Despite considerable production losses and other serious obstacles, Pakistan exported 3.717 million tonnes of rice in FY23, earning $2.149 billion.
Despite head and tailwinds such as devastating floods that wiped out one-third of Sindh’s crop, fluctuating rupee movement, tough competition from India, high freight charges, and vessel unavailability during the first six months of 2022-23, the rice sector demonstrated strong resilience and immense resistance.
595,120 tonnes of basmati rice were exported, earning $650,423 at an average per tonne (APT) pricing of $1,092. The export of coarse or non-basmati types was 3.122 million tonnes, earning $1.498 billion at an APT rate of $480.
In the previous year, the country earned $2.5 billion through export sales of 4.8 million tonnes.
Exports have been harmed mostly by a decline in production; instead of 9.1 million tonnes of output in 2021-22, the country is expected to harvest roughly 6 million tonnes of rice in FY23, a drop of more than 34%.
Floods and severe rains had harmed paddy fields, mainly in Sindh and south Punjab provinces, with crop losses estimated to be around 20%.
At least 35% of the standing rice crop in Sindh and 29% in south Punjab had been damaged, while other rice-growing areas were partially affected by extreme heatwaves, which hampered yields and were reflected in exports.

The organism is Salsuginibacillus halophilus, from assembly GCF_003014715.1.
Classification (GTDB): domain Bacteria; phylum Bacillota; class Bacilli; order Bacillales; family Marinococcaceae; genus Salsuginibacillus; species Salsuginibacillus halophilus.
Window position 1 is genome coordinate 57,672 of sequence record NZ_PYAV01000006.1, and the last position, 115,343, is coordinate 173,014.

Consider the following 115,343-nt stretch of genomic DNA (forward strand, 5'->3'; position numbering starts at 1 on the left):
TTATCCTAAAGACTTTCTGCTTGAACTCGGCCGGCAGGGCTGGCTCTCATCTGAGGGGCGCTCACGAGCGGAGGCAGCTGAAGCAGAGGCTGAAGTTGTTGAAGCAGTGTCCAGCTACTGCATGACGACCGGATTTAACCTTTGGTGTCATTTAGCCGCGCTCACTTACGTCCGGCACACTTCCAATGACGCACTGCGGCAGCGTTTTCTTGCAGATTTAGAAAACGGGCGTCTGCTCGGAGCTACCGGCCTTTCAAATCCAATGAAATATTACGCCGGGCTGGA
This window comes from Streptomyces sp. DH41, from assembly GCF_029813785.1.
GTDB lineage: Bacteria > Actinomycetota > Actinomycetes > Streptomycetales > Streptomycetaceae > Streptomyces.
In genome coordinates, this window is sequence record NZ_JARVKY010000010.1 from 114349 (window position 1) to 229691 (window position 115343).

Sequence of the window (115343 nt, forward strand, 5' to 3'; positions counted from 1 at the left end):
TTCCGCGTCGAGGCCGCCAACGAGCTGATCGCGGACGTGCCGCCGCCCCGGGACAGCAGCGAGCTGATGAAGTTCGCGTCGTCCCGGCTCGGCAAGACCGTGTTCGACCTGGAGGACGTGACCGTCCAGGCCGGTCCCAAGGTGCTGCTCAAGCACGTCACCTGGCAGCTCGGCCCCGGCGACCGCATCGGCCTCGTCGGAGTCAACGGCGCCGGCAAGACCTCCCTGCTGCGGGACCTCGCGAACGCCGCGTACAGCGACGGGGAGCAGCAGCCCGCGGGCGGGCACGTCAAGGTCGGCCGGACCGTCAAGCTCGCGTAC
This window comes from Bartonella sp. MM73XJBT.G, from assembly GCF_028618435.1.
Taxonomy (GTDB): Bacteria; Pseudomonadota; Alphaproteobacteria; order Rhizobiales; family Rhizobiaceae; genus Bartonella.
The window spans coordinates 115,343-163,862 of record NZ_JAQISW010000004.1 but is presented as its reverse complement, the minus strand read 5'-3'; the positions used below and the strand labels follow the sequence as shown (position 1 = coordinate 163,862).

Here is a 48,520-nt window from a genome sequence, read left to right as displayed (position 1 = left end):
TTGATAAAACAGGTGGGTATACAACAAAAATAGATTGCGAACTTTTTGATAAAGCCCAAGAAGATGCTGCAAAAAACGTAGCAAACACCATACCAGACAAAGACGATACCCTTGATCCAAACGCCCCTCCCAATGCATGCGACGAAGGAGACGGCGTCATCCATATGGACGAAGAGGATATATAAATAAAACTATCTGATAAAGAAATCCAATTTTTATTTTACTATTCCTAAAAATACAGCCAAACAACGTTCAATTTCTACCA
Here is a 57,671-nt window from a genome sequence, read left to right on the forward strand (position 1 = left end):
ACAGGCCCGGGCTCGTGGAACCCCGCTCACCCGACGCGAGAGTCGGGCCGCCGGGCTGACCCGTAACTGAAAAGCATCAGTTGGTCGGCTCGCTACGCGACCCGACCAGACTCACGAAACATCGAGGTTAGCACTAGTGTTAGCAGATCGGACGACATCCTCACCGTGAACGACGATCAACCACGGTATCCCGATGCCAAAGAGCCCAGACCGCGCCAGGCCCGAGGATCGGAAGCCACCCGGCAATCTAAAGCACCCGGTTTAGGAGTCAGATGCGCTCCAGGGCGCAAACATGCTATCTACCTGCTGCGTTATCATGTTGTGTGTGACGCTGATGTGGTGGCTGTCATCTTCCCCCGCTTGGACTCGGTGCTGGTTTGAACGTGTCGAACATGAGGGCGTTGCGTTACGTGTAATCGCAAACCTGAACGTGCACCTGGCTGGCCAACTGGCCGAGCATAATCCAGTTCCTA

According to Hamid Malik, an expert on the rice trade, India manipulated prices to help its exporters by granting farmers incentives.
“This subsidy was intended for exporters rather than farmers, as Indian rice export rates in international markets remained $60 to $70 lower than those of Pakistan, Thailand, and Vietnam throughout the year.”
Higher basmati prices in the domestic market also had an impact on exports, as stockists entered the domestic market and profited from speculative trade.
According to Samiullah Naeem, a former chairman of the Rice Exporters Association of Pakistan (REAP), basmati rice was available in the market at Rs8,500 per 40kg at the start of the crop season, but within a few months, the rate had risen to Rs12,000 per 40kg, making it difficult for exporters to meet their commitments.
He claims that the price increase primarily benefited speculative traders, albeit rice growers and millers benefited to some level as well.
The export prospects for the current fiscal year seem to be promising as quotations for 25pc broken rice are being reported at $535 per tonne to their highest level since August 2008. The main push behind the rate hike is stated to be a ban by India on the export of its coarse rice varieties.